Congenital diaphragmatic hernia (CDH) is a severe birth defect. For babies born with CDH, their diaphragms are not developed properly, with some or all parts of the abdominal organs pushed into the chest. The displacement of these critical organs can have a significant impact on how the lungs develop and grow.
Yufeng Shen, PhD, associate professor of systems biology
A recent study , led by Yufeng Shen , PhD, and Wendy Chung , MD, PhD, and their labs at Columbia University Irving Medical Center , investigated the genetic risk factors linked to CDH and analyzed data from whole genome sequencing and exome sequencing to determine novel mutations. The study also uncovered the link between CDH and additional developmental disorders.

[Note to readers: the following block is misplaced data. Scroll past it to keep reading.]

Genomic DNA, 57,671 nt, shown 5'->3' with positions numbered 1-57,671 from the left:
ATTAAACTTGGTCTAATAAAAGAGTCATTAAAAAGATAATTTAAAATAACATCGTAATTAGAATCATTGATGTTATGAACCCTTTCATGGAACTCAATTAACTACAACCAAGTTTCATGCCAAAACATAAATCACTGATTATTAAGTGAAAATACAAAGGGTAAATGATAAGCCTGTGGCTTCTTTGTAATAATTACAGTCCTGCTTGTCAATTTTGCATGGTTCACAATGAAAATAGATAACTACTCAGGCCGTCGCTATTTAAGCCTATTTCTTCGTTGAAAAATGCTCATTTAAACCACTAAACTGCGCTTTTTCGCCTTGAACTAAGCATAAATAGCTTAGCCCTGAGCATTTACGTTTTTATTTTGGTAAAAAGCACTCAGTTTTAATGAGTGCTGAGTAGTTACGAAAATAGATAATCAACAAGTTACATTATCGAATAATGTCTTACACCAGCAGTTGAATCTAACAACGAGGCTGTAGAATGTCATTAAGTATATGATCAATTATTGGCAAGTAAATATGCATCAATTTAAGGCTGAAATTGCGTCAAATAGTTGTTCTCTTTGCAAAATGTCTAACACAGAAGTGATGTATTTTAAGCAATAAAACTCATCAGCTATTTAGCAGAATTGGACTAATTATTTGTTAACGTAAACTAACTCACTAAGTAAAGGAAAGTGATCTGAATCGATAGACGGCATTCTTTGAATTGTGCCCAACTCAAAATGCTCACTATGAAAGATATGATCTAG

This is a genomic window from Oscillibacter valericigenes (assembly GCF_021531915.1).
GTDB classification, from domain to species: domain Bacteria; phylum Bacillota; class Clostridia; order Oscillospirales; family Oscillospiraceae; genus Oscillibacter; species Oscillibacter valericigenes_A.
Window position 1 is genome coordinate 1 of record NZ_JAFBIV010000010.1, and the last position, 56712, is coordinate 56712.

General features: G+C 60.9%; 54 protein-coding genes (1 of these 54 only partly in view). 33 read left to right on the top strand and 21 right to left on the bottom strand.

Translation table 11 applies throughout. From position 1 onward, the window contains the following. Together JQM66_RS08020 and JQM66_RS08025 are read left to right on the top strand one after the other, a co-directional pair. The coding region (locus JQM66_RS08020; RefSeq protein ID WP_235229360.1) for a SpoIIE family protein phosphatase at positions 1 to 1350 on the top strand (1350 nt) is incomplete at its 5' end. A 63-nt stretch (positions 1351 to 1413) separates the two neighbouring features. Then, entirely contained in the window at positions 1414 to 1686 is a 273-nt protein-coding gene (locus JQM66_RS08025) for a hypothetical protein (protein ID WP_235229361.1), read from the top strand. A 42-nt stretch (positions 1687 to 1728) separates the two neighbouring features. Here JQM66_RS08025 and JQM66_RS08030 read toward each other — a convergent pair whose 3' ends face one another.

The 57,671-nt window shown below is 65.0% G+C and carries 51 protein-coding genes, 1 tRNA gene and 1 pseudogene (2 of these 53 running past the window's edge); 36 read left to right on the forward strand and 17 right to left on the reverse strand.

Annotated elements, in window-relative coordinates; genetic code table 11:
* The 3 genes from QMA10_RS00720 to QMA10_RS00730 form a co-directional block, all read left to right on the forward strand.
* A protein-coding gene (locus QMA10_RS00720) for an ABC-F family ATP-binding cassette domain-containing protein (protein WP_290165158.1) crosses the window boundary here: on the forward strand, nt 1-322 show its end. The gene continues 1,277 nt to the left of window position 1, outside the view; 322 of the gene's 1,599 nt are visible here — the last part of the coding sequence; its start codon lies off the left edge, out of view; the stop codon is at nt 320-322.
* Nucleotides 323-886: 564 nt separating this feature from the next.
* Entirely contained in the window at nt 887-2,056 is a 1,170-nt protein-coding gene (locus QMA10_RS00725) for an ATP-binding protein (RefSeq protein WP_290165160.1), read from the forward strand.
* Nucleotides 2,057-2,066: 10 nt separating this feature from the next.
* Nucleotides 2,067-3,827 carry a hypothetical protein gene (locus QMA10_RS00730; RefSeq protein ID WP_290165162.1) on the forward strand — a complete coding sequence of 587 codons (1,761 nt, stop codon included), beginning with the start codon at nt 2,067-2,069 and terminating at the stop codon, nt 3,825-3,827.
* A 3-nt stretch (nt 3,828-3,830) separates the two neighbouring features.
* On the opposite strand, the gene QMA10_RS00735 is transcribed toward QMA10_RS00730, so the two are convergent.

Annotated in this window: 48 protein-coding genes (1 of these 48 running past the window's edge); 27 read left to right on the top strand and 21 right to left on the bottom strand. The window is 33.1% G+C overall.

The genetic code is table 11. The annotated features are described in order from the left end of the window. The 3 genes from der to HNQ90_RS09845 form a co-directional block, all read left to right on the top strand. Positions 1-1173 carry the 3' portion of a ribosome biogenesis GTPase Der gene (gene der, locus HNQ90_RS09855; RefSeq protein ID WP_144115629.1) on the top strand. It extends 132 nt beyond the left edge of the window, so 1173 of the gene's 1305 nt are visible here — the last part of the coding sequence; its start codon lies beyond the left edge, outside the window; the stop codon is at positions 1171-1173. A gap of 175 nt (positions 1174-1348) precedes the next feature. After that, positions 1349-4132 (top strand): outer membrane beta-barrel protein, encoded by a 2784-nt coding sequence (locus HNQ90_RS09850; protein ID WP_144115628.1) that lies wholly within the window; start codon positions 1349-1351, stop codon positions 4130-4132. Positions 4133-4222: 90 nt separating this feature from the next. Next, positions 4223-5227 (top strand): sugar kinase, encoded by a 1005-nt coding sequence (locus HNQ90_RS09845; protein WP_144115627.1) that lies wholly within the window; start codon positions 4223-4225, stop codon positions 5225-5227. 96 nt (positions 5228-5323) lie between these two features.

“Many babies with this birth defect also have lung hypoplasia or pulmonary hypertension and babies have difficulty breathing. Even with advanced care available, the mortality rate is still about 20 percent,” says Dr. Shen, associate professor of systems biology at Columbia, with a joint appointment in the Department of Biomedical Informatics .
“One hypothesis is that the lung condition is not necessarily caused by the physical compression on the developing lungs in the chest,” explains Dr. Shen, “it can be caused by the same genetic defect that causes CDH. Finding those genes is absolutely necessary to improve care and develop effective treatment in the long run.”
Scientists have been aiming to identify new risk genes in CDH—and other developmental disorders—with the hope that with improved genetic diagnosis more tailored or long-term care for patients born with this defect could be provided, as well as potential targets for intervention down the road.